Tensions within Labour

This has the potential to get interesting. Firstly Goff does a further u-turn on the foreshore and seabed:

Opposition leader has indicated is backing away from its stance of allowing customary title of the foreshore and seabed to be awarded to iwi that meet the criteria involved.

Labour’s submission to the review of the Foreshore and Seabed Act earlier this year recommended the legislation be amended to allow customary title, rather than simple redress and protection of customary rights. …

Asked to clarify whether that meant its position on customary title had changed, Mr Goff told the Herald he remained open to considering it but would first have to be convinced it was necessary.

So Phil Goff is advocating a position different to Labour’s own submission on the law. As expected, this is causing some tensions within Labour, according to Vernon Small:

Labour leader Phil Goff will be asked to explain his controversial “nationhood” speech at next week’s party caucus meeting.

Discontent, especially on the Left of the party, has centred around Mr Goff’s comments on the foreshore and seabed policy.

A Leader who has to “explain” a speech to Caucus has some problems.

Labour sources said Wellington Central MP questioned the speech at last week’s caucus meeting. He was again expected to be prominent among those expressing concerns at next Tuesday’s caucus meeting.

It is significant that Grant is leading the charge, for several reasons.

The first is that Grant will just be doing his job as a local MP. Wellington Central is a very liberal seat, and Labour activists there are very liberal. I have no doubt Grant will have been bombarded by supporters asking what the fuck is going on.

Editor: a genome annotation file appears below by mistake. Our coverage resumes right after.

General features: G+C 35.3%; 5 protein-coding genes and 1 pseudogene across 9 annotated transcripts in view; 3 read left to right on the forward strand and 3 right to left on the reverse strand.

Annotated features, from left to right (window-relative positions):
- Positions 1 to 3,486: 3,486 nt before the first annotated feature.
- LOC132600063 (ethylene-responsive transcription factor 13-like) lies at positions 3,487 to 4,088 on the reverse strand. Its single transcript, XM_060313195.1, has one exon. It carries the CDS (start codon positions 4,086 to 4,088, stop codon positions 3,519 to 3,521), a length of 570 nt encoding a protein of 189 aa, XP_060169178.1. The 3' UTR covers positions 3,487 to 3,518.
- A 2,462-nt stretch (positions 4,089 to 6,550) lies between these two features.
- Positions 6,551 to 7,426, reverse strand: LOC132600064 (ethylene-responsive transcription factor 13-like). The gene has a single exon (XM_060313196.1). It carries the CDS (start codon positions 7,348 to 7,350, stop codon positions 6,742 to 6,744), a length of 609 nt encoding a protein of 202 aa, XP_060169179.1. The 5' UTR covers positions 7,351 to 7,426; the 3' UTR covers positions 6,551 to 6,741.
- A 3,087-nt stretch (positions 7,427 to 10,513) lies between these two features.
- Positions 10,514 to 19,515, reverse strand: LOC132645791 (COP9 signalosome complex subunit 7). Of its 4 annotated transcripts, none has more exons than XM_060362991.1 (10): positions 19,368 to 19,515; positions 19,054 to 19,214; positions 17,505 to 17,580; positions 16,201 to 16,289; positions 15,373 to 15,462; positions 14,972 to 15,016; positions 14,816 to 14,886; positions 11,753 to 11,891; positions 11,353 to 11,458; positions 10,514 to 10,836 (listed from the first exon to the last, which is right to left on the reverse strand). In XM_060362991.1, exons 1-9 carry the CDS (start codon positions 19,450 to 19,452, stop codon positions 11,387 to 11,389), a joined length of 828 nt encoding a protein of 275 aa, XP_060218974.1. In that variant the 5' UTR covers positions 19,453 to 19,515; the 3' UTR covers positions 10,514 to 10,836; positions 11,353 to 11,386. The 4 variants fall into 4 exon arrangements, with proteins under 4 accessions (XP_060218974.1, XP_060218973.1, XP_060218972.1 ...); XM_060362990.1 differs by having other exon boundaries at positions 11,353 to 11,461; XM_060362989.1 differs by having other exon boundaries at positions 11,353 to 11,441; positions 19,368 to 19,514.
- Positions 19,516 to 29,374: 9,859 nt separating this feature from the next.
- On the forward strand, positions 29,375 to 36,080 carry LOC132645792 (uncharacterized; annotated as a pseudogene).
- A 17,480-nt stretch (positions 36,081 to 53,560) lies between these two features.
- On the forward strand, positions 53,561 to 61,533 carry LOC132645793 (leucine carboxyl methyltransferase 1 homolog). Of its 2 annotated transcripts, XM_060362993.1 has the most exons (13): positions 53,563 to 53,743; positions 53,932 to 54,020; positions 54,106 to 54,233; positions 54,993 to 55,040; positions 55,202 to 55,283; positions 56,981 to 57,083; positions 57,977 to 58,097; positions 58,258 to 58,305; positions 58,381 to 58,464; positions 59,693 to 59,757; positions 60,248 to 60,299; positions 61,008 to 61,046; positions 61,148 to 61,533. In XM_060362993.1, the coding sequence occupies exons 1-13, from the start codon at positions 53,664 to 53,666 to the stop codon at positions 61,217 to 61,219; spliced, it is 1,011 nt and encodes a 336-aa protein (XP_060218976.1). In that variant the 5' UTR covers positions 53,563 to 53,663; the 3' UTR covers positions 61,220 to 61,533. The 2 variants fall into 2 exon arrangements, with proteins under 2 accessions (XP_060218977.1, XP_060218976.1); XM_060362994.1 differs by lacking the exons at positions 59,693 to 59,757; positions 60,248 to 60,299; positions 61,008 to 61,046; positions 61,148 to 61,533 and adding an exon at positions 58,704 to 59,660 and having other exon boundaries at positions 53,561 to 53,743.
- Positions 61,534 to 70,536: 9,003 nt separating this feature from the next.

The second is that Grant is often (correctly) described as a future Labour Party Leader. Despite being first term, he is a heavyweight in caucus. Having Grant criticise a speech by the Leader, is not the same as having George Hawkins criticise it.

The third is that Grant is clearly from the leftish faction in Caucus. Now under Helen Clark factional warfare almost ended, and the factions were informal and flexible. But Goff’s speech and the reaction to it, may be the start of the factions becoming a bit more significant.

Sources said the party’s ruling council had already asked Mr Goff to explain the speech on Saturday .

“There will be questions at caucus on Tuesday,” one senior MP said.

The party’s council is almost exclusively from the liberal left side, so this is no surprise.

But another discounted a move against Mr Goff’s leadership, saying the concern should not be read as a sign of “deep divisions” in the party.

Oh absolutely it is premature to start talking of moves against the leadership. Such a possibility would not be considered until late 2010 at the earliest, and even then only if the polls remain dire after the 2010 budget.

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